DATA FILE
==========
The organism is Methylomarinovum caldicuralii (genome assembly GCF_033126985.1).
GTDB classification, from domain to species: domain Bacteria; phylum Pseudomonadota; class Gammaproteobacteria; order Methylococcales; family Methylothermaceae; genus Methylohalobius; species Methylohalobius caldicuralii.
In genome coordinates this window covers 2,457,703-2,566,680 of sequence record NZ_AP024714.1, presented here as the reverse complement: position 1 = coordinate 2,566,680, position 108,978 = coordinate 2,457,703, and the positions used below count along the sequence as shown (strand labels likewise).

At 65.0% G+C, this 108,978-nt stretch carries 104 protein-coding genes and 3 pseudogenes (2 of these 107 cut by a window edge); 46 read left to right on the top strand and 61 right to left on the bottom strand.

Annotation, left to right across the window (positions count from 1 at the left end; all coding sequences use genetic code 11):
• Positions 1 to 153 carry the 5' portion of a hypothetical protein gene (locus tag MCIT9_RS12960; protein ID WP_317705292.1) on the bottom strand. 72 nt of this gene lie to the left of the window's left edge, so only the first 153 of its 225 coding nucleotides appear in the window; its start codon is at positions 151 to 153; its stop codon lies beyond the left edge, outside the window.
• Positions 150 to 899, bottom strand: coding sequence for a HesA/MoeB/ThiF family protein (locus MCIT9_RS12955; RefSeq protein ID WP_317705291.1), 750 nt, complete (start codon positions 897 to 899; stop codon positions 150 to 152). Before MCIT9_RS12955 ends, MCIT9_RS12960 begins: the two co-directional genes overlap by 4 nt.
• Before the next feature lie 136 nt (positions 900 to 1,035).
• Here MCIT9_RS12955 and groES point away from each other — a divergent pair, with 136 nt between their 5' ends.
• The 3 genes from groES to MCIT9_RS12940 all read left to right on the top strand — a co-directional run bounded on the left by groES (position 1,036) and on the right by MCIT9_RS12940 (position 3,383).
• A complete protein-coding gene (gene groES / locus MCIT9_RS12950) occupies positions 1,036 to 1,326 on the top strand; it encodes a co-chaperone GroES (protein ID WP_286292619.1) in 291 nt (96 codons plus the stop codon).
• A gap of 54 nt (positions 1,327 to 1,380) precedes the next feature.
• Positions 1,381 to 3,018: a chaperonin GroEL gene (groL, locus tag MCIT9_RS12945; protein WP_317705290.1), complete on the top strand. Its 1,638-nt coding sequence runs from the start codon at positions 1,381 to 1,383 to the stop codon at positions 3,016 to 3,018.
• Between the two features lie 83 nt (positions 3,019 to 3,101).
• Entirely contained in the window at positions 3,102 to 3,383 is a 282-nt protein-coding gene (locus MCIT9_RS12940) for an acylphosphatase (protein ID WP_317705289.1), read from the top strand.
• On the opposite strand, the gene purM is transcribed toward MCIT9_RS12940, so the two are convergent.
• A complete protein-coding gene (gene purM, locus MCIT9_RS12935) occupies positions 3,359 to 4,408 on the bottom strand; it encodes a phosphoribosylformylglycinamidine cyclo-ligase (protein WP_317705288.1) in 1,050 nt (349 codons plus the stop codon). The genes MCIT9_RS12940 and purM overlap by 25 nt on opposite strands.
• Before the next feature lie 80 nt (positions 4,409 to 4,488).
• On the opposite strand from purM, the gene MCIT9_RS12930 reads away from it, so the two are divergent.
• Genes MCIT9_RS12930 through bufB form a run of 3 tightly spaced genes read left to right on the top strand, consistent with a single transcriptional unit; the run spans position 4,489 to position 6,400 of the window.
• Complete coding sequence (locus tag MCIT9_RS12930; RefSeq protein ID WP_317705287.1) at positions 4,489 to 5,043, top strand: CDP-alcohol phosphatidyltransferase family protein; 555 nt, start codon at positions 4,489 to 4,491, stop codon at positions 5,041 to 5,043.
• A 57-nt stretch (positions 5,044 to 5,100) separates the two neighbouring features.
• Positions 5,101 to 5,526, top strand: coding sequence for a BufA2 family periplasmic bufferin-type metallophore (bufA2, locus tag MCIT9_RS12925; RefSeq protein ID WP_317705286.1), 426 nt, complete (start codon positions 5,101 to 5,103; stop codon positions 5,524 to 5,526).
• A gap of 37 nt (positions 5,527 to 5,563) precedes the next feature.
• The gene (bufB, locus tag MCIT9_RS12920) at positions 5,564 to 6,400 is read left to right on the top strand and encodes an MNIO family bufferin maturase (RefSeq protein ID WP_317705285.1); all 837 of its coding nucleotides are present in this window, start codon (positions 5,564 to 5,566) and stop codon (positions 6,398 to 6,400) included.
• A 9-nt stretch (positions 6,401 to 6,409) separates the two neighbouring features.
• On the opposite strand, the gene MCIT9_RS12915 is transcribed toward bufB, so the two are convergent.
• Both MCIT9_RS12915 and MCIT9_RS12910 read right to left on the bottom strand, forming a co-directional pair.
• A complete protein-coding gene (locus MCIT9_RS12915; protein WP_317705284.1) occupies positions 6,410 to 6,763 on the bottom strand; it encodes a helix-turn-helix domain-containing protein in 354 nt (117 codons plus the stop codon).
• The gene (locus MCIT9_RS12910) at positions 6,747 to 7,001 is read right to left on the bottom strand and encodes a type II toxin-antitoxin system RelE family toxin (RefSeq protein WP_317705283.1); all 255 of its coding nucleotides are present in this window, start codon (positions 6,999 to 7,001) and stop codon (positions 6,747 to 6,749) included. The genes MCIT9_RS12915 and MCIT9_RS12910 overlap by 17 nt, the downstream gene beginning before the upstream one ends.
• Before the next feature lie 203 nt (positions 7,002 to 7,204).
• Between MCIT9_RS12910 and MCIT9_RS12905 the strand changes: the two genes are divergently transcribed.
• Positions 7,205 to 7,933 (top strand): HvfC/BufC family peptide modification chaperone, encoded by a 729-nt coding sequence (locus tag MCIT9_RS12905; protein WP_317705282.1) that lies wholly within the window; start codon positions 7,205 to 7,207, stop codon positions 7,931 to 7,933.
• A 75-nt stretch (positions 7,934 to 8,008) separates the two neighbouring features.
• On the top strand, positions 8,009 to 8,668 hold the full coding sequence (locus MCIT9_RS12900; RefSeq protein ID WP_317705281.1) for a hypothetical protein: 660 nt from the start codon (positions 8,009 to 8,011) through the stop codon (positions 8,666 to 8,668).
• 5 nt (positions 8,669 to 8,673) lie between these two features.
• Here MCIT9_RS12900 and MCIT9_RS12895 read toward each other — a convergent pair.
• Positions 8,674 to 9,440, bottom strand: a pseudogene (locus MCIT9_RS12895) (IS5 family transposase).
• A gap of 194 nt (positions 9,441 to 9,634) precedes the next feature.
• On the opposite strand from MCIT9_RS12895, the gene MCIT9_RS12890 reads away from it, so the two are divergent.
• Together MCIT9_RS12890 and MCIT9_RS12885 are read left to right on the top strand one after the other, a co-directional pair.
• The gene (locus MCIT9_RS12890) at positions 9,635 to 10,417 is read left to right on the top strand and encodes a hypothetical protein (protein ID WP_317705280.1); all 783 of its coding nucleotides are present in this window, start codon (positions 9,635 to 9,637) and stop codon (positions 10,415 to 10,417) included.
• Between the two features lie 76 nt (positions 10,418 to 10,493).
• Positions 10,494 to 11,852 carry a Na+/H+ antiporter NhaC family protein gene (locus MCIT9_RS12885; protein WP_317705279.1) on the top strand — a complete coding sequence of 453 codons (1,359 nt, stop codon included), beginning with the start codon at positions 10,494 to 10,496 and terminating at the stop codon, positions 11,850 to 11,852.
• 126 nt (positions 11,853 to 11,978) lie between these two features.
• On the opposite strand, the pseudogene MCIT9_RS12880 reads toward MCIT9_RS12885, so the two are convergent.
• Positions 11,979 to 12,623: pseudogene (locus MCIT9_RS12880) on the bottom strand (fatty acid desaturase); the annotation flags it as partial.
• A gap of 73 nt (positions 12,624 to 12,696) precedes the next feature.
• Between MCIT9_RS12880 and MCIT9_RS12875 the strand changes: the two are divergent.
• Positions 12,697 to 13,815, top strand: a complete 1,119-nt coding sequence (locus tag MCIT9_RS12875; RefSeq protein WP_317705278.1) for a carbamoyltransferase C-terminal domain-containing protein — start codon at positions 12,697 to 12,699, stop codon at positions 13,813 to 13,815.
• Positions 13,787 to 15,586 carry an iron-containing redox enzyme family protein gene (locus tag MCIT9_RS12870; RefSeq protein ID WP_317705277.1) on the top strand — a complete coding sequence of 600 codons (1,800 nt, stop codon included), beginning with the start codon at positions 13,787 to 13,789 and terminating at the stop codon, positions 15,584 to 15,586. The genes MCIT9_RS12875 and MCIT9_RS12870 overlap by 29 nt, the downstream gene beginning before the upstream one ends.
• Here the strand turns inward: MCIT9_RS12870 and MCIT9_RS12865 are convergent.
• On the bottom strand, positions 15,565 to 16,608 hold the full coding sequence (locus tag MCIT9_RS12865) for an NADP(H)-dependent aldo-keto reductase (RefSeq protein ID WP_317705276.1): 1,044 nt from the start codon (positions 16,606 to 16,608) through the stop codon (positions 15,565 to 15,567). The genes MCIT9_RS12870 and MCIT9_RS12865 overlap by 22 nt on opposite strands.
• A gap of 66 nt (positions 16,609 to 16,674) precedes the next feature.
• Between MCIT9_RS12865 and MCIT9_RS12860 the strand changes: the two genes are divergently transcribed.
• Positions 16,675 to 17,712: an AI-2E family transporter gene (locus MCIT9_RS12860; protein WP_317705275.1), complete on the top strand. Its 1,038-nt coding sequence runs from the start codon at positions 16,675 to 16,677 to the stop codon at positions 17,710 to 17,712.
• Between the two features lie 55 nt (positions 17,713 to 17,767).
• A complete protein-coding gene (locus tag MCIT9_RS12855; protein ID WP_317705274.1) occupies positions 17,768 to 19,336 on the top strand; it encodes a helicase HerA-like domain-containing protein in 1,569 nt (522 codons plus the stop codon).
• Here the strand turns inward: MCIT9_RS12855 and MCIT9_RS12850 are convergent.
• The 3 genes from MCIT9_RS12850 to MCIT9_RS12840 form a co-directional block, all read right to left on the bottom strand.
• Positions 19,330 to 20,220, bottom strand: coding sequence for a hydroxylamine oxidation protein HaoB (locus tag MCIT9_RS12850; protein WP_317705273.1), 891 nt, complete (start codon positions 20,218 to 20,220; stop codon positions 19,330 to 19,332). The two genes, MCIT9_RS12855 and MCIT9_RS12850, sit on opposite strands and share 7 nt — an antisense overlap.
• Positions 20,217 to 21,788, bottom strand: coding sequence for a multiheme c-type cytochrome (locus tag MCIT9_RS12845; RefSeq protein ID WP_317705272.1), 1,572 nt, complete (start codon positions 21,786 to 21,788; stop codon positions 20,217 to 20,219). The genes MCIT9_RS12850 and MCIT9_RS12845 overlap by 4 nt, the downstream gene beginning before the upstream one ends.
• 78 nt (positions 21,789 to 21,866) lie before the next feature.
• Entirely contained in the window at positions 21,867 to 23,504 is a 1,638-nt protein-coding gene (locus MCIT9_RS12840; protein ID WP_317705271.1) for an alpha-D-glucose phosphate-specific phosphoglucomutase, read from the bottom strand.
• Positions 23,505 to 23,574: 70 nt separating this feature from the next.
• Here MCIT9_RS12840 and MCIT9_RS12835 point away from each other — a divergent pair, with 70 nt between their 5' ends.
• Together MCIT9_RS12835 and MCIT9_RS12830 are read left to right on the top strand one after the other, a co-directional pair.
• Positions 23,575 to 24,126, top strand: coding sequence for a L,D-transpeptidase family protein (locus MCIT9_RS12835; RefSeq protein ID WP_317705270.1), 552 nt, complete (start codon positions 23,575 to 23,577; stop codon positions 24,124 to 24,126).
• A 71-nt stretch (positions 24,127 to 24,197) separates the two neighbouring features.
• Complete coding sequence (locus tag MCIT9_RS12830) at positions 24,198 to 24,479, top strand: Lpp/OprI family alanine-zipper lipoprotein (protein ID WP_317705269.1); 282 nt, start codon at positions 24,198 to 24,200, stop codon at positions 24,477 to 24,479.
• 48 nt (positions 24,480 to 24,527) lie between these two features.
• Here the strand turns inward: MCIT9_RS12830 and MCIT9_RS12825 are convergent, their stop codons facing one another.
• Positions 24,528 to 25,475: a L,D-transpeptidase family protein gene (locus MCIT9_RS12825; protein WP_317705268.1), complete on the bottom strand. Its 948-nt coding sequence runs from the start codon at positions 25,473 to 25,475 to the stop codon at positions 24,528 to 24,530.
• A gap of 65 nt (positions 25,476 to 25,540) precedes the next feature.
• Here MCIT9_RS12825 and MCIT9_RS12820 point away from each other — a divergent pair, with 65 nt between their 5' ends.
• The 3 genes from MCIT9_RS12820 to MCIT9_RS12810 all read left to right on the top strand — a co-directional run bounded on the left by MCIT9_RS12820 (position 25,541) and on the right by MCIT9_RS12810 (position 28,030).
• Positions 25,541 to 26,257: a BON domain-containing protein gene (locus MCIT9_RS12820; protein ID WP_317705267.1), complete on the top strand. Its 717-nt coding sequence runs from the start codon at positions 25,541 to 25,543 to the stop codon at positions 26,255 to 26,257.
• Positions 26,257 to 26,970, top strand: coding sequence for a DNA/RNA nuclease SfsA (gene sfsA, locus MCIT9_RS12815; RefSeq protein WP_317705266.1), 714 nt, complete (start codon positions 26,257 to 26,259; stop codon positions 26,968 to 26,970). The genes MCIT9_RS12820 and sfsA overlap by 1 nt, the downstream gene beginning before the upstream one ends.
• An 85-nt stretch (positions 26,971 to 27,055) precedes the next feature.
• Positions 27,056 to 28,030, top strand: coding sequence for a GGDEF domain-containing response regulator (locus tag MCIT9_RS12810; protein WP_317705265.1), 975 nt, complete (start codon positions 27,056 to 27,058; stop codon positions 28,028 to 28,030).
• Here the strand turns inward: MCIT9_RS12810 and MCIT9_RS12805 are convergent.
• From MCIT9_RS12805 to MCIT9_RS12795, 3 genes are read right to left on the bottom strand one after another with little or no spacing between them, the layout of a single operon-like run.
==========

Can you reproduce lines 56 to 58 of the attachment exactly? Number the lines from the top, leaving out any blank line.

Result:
• Positions 16,675 to 17,712: an AI-2E family transporter gene (locus MCIT9_RS12860; protein WP_317705275.1), complete on the top strand. Its 1,038-nt coding sequence runs from the start codon at positions 16,675 to 16,677 to the stop codon at positions 17,710 to 17,712.
• Between the two features lie 55 nt (positions 17,713 to 17,767).
• A complete protein-coding gene (locus tag MCIT9_RS12855; protein ID WP_317705274.1) occupies positions 17,768 to 19,336 on the top strand; it encodes a helicase HerA-like domain-containing protein in 1,569 nt (522 codons plus the stop codon).